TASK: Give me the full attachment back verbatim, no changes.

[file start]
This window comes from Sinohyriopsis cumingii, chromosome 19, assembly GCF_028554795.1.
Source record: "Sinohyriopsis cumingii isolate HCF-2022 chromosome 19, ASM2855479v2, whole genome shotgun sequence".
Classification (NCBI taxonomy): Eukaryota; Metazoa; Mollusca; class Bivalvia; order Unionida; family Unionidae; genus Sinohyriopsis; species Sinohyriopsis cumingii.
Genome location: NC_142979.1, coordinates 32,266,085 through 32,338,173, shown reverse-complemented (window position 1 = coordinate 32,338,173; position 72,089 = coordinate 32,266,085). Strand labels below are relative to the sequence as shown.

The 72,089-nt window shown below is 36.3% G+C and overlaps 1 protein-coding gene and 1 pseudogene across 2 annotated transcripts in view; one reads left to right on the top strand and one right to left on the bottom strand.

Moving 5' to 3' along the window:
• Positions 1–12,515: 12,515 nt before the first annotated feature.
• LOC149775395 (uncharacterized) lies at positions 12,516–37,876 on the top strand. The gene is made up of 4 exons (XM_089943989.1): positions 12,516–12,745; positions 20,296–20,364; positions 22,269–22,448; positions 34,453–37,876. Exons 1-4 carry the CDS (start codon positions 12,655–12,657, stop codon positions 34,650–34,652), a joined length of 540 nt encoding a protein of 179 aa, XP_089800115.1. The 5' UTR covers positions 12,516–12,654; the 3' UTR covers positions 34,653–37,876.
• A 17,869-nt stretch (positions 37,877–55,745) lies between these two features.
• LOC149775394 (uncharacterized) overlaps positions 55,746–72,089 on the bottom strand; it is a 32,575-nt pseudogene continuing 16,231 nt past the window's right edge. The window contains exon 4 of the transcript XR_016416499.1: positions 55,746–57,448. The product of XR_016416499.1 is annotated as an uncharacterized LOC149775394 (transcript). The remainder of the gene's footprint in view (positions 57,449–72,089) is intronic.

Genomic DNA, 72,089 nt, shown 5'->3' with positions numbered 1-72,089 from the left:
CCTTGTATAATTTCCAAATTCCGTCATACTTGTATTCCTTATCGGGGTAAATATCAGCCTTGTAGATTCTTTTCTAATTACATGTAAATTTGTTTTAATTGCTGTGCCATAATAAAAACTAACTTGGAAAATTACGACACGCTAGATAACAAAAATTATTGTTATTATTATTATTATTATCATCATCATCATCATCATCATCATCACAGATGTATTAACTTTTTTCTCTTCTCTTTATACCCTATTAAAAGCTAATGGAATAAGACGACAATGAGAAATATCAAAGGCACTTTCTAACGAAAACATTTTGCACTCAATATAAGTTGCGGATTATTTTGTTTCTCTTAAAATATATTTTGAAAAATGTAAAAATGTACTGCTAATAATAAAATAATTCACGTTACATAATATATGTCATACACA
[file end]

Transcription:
This window comes from Sinohyriopsis cumingii, chromosome 19, assembly GCF_028554795.1.
Source record: "Sinohyriopsis cumingii isolate HCF-2022 chromosome 19, ASM2855479v2, whole genome shotgun sequence".
Classification (NCBI taxonomy): Eukaryota; Metazoa; Mollusca; class Bivalvia; order Unionida; family Unionidae; genus Sinohyriopsis; species Sinohyriopsis cumingii.
Genome location: NC_142979.1, coordinates 32,266,085 through 32,338,173, shown reverse-complemented (window position 1 = coordinate 32,338,173; position 72,089 = coordinate 32,266,085). Strand labels below are relative to the sequence as shown.

The 72,089-nt window shown below is 36.3% G+C and overlaps 1 protein-coding gene and 1 pseudogene across 2 annotated transcripts in view; one reads left to right on the top strand and one right to left on the bottom strand.

Moving 5' to 3' along the window:
• Positions 1–12,515: 12,515 nt before the first annotated feature.
• LOC149775395 (uncharacterized) lies at positions 12,516–37,876 on the top strand. The gene is made up of 4 exons (XM_089943989.1): positions 12,516–12,745; positions 20,296–20,364; positions 22,269–22,448; positions 34,453–37,876. Exons 1-4 carry the CDS (start codon positions 12,655–12,657, stop codon positions 34,650–34,652), a joined length of 540 nt encoding a protein of 179 aa, XP_089800115.1. The 5' UTR covers positions 12,516–12,654; the 3' UTR covers positions 34,653–37,876.
• A 17,869-nt stretch (positions 37,877–55,745) lies between these two features.
• LOC149775394 (uncharacterized) overlaps positions 55,746–72,089 on the bottom strand; it is a 32,575-nt pseudogene continuing 16,231 nt past the window's right edge. The window contains exon 4 of the transcript XR_016416499.1: positions 55,746–57,448. The product of XR_016416499.1 is annotated as an uncharacterized LOC149775394 (transcript). The remainder of the gene's footprint in view (positions 57,449–72,089) is intronic.

Genomic DNA, 72,089 nt, shown 5'->3' with positions numbered 1-72,089 from the left:
CCTTGTATAATTTCCAAATTCCGTCATACTTGTATTCCTTATCGGGGTAAATATCAGCCTTGTAGATTCTTTTCTAATTACATGTAAATTTGTTTTAATTGCTGTGCCATAATAAAAACTAACTTGGAAAATTACGACACGCTAGATAACAAAAATTATTGTTATTATTATTATTATTATCATCATCATCATCATCATCATCATCACAGATGTATTAACTTTTTTCTCTTCTCTTTATACCCTATTAAAAGCTAATGGAATAAGACGACAATGAGAAATATCAAAGGCACTTTCTAACGAAAACATTTTGCACTCAATATAAGTTGCGGATTATTTTGTTTCTCTTAAAATATATTTTGAAAAATGTAAAAATGTACTGCTAATAATAAAATAATTCACGTTACATAATATATGTCATACACA